Ban welcomes humanitarian group’s efforts to rid Afghanistan of mines
KABUL - Secretary-General Ban Ki-moon has praised a humanitarian organization committed to eradicating landmines worldwide for its efforts to turn minefields into agricultural land in Afghanistan.
“Each mine cleared, each square metre rendered free of unexploded ordnance, helps to build a foundation for development and peace,” Mr. Ban told a gathering on Sunday at the annual Roots of Peace Harvest of Hope event in Connecticut, United States.
“We see land brought back to productive use, offering sustenance and livelihoods to people in need; we see children able to play without risking their lives; we see peace processes newly infused with confidence,” Mr. Ban said in a message delivered by his Chief of Staff, Vijay Nambiar.
Mr. Ban welcomed the Roots of Peace organization’s focus on Afghanistan, where its Mines to Vines programme “is playing a crucial role in the country’s reconstruction. Afghanistan needs the international community’s assistance and solidarity, and I am pleased that you are doing your part.”
Exporting some 400 tons of grapes this year from Afghanistan to neighbouring countries, the organization more than doubled the income for the average Afghan farmer by creating alternative agricultural crops to poppies, according to the non-profit Roots for Peace group.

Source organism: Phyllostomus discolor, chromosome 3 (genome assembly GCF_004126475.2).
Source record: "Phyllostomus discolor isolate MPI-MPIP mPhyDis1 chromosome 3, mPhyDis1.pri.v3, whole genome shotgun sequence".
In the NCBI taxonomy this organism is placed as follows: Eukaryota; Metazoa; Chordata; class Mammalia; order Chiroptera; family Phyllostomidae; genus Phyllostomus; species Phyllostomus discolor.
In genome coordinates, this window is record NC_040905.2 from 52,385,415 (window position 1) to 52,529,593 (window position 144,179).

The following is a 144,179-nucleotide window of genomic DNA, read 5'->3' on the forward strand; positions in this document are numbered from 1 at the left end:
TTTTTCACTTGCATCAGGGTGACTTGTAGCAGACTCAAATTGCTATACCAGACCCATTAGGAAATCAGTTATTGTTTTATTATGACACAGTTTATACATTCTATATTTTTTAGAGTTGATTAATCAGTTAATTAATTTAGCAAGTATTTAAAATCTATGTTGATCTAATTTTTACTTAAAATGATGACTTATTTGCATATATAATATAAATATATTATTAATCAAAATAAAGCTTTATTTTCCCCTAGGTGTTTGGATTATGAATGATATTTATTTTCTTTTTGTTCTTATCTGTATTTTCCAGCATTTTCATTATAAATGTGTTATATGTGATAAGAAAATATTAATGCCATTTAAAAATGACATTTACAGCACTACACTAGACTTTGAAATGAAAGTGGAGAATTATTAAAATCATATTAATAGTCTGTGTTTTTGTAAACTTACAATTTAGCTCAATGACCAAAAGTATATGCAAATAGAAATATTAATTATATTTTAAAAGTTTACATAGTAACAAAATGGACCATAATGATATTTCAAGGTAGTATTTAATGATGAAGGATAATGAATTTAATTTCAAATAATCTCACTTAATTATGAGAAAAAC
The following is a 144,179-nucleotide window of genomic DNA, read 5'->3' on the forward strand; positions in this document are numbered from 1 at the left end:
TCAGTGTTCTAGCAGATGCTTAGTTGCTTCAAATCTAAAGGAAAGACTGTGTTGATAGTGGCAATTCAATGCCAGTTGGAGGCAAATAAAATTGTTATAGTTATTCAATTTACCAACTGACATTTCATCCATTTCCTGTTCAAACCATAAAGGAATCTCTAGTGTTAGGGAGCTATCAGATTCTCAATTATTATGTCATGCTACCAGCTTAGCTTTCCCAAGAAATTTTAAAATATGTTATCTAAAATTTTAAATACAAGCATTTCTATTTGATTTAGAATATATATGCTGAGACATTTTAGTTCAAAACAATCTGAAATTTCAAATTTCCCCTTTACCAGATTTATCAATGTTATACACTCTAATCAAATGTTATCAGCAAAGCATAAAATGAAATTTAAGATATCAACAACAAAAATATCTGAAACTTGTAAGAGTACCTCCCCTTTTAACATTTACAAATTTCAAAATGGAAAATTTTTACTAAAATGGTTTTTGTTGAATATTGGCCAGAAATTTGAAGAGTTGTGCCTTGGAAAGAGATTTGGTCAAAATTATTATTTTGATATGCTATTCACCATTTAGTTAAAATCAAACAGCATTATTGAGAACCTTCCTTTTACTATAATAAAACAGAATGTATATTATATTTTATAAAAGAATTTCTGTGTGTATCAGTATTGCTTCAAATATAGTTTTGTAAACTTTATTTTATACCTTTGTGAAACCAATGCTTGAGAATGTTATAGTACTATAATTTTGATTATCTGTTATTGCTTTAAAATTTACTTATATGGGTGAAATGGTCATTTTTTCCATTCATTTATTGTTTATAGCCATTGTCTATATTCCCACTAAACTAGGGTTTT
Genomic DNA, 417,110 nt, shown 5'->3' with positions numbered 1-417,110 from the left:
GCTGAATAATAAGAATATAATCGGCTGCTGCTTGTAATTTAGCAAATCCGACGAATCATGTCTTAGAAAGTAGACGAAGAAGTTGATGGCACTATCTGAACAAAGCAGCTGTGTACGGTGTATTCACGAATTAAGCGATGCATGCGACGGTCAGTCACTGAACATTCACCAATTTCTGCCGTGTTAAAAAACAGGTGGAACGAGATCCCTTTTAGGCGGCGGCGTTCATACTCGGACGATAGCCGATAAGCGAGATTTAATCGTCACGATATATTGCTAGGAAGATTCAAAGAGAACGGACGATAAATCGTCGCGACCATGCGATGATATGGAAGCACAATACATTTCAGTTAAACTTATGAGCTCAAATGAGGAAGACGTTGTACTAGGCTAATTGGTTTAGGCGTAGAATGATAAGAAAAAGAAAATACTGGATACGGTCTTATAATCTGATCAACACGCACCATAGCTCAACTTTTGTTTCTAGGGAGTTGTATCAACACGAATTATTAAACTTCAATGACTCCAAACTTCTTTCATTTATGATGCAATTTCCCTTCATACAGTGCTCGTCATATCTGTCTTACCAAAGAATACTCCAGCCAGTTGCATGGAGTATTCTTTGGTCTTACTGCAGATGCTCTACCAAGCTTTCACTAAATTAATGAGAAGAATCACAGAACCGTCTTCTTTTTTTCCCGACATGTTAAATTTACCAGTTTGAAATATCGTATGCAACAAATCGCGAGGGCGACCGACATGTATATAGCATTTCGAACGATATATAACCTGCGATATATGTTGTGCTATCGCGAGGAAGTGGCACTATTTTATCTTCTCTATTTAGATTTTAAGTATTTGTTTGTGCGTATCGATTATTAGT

The Mines to Vines programme also raised money to remove landmines so that grapevines or other food crops can be grown in 23 of the country’s 34 provinces.
The event marked the 2009 UN International Year of Reconciliation, by honouring Joseph Verner Reed – a former US Ambassador and senior UN official – and Theodore C. Sorensen – who was special counsel and adviser to President John F. Kennedy – with its Global Citizen Award for their bipartisan work in turning “seeds of terror” into “seeds of hope.”
“Like my predecessors as Secretary-General, I have welcomed Joseph Verner Reed’s advice and support on a wide range of matters, gained through his rich and varied diplomatic career serving both his country and the United Nations,” said Mr. Ban.
“I have also benefited regularly from the wise counsel of the incomparable Ted Sorensen, who is among the organization’s most eloquent advocates – and most ardent defenders,” he added. “You rightly honour these two stalwart friends of the United Nations.”